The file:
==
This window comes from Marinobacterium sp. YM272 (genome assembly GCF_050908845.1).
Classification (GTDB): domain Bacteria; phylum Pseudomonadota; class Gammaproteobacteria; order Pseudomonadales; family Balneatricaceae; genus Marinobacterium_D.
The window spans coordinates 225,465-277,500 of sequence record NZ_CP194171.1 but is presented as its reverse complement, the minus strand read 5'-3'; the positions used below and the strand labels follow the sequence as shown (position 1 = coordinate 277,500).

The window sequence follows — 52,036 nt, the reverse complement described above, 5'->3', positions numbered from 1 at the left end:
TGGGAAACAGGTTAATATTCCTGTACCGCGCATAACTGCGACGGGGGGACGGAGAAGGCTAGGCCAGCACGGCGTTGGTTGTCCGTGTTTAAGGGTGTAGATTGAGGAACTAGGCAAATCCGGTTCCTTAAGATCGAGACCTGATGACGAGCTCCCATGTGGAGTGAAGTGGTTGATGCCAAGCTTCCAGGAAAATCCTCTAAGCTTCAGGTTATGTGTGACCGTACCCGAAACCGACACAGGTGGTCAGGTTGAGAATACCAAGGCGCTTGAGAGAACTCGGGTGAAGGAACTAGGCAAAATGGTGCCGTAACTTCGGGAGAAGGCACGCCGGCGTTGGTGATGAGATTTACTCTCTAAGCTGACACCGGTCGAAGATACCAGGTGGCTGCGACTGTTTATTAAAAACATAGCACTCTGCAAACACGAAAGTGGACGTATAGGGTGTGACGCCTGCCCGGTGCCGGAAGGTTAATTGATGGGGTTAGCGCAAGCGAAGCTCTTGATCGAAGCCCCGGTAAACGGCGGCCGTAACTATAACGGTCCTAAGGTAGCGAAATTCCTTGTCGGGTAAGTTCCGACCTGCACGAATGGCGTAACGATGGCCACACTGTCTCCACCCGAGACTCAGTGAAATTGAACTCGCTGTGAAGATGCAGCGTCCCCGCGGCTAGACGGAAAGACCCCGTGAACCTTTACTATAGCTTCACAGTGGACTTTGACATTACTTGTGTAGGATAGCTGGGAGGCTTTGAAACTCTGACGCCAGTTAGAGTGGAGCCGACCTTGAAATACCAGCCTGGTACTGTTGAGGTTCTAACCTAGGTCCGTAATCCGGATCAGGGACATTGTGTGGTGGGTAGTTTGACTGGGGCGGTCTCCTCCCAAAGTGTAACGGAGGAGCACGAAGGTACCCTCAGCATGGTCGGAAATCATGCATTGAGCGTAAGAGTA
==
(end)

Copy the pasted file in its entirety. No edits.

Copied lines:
This window comes from Marinobacterium sp. YM272 (genome assembly GCF_050908845.1).
Classification (GTDB): domain Bacteria; phylum Pseudomonadota; class Gammaproteobacteria; order Pseudomonadales; family Balneatricaceae; genus Marinobacterium_D.
The window spans coordinates 225,465-277,500 of sequence record NZ_CP194171.1 but is presented as its reverse complement, the minus strand read 5'-3'; the positions used below and the strand labels follow the sequence as shown (position 1 = coordinate 277,500).

The window sequence follows — 52,036 nt, the reverse complement described above, 5'->3', positions numbered from 1 at the left end:
TGGGAAACAGGTTAATATTCCTGTACCGCGCATAACTGCGACGGGGGGACGGAGAAGGCTAGGCCAGCACGGCGTTGGTTGTCCGTGTTTAAGGGTGTAGATTGAGGAACTAGGCAAATCCGGTTCCTTAAGATCGAGACCTGATGACGAGCTCCCATGTGGAGTGAAGTGGTTGATGCCAAGCTTCCAGGAAAATCCTCTAAGCTTCAGGTTATGTGTGACCGTACCCGAAACCGACACAGGTGGTCAGGTTGAGAATACCAAGGCGCTTGAGAGAACTCGGGTGAAGGAACTAGGCAAAATGGTGCCGTAACTTCGGGAGAAGGCACGCCGGCGTTGGTGATGAGATTTACTCTCTAAGCTGACACCGGTCGAAGATACCAGGTGGCTGCGACTGTTTATTAAAAACATAGCACTCTGCAAACACGAAAGTGGACGTATAGGGTGTGACGCCTGCCCGGTGCCGGAAGGTTAATTGATGGGGTTAGCGCAAGCGAAGCTCTTGATCGAAGCCCCGGTAAACGGCGGCCGTAACTATAACGGTCCTAAGGTAGCGAAATTCCTTGTCGGGTAAGTTCCGACCTGCACGAATGGCGTAACGATGGCCACACTGTCTCCACCCGAGACTCAGTGAAATTGAACTCGCTGTGAAGATGCAGCGTCCCCGCGGCTAGACGGAAAGACCCCGTGAACCTTTACTATAGCTTCACAGTGGACTTTGACATTACTTGTGTAGGATAGCTGGGAGGCTTTGAAACTCTGACGCCAGTTAGAGTGGAGCCGACCTTGAAATACCAGCCTGGTACTGTTGAGGTTCTAACCTAGGTCCGTAATCCGGATCAGGGACATTGTGTGGTGGGTAGTTTGACTGGGGCGGTCTCCTCCCAAAGTGTAACGGAGGAGCACGAAGGTACCCTCAGCATGGTCGGAAATCATGCATTGAGCGTAAGAGTA